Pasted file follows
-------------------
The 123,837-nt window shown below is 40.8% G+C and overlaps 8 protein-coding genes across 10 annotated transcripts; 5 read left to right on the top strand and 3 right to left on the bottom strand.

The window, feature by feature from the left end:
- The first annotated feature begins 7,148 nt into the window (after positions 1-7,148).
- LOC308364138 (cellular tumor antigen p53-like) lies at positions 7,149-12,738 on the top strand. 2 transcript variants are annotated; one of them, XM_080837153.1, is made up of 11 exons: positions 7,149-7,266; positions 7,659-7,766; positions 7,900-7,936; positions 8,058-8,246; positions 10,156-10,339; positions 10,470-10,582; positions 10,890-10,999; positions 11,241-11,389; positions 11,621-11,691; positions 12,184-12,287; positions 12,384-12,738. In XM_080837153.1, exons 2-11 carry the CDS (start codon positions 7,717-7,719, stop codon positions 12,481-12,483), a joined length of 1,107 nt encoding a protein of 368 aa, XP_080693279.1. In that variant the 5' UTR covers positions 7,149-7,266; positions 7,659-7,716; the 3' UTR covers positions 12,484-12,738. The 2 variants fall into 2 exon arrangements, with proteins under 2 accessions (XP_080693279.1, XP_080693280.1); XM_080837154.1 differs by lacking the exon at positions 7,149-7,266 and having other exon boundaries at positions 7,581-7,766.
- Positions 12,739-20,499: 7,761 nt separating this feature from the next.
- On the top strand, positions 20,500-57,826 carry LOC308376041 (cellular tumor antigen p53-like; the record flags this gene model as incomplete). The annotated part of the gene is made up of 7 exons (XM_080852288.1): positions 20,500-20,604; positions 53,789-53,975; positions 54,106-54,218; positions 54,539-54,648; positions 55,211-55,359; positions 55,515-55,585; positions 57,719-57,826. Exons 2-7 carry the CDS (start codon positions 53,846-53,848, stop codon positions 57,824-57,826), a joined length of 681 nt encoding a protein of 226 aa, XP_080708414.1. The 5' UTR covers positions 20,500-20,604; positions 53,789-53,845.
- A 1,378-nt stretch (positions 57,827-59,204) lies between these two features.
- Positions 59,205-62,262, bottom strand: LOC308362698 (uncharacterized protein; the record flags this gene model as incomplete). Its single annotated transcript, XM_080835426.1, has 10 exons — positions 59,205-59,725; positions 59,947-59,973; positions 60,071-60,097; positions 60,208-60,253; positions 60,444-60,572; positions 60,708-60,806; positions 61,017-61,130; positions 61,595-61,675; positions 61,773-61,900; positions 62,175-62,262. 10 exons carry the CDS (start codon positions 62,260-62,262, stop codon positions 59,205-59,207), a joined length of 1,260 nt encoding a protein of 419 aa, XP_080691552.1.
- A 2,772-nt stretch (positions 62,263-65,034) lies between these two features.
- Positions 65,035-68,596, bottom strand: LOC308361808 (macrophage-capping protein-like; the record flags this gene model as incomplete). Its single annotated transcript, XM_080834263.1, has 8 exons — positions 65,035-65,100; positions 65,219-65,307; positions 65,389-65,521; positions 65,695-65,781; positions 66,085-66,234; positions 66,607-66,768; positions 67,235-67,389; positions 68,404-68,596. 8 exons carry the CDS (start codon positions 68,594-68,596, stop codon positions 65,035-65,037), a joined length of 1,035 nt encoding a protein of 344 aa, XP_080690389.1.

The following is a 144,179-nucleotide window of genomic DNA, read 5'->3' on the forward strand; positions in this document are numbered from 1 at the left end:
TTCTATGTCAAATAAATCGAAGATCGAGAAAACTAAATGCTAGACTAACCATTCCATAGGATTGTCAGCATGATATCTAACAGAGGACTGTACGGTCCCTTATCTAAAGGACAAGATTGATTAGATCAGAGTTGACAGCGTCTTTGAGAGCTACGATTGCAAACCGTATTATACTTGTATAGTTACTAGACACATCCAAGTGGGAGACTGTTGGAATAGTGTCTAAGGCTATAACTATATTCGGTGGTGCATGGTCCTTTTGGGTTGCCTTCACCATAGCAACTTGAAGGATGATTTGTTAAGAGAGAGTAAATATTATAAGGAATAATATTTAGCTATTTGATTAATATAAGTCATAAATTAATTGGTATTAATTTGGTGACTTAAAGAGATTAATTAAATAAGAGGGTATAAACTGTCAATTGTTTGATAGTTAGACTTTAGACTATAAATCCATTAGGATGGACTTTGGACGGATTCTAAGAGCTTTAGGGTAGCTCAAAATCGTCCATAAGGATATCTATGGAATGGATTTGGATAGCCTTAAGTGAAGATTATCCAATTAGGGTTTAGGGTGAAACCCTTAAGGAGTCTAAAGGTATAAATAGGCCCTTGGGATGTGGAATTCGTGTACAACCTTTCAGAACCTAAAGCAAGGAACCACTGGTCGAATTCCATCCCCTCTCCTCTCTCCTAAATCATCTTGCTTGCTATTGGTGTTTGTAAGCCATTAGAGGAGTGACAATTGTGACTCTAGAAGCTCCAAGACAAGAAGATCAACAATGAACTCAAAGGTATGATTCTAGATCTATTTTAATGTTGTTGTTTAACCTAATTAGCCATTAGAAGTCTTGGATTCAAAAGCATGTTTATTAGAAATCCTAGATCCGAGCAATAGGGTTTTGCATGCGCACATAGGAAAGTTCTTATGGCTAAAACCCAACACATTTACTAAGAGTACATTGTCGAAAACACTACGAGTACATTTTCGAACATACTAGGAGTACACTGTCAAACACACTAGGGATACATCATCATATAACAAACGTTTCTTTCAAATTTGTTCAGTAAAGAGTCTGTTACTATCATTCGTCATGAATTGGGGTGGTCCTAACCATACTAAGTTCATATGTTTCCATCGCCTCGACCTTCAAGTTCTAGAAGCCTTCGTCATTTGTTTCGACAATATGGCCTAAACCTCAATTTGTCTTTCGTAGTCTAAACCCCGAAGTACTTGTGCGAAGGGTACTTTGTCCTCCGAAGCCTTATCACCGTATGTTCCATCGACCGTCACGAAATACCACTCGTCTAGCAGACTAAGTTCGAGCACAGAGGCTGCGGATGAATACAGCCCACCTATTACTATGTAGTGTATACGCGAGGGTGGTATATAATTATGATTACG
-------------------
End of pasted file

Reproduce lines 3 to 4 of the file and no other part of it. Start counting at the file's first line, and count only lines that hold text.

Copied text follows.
- The first annotated feature begins 7,148 nt into the window (after positions 1-7,148).
- LOC308364138 (cellular tumor antigen p53-like) lies at positions 7,149-12,738 on the top strand. 2 transcript variants are annotated; one of them, XM_080837153.1, is made up of 11 exons: positions 7,149-7,266; positions 7,659-7,766; positions 7,900-7,936; positions 8,058-8,246; positions 10,156-10,339; positions 10,470-10,582; positions 10,890-10,999; positions 11,241-11,389; positions 11,621-11,691; positions 12,184-12,287; positions 12,384-12,738. In XM_080837153.1, exons 2-11 carry the CDS (start codon positions 7,717-7,719, stop codon positions 12,481-12,483), a joined length of 1,107 nt encoding a protein of 368 aa, XP_080693279.1. In that variant the 5' UTR covers positions 7,149-7,266; positions 7,659-7,716; the 3' UTR covers positions 12,484-12,738. The 2 variants fall into 2 exon arrangements, with proteins under 2 accessions (XP_080693279.1, XP_080693280.1); XM_080837154.1 differs by lacking the exon at positions 7,149-7,266 and having other exon boundaries at positions 7,581-7,766.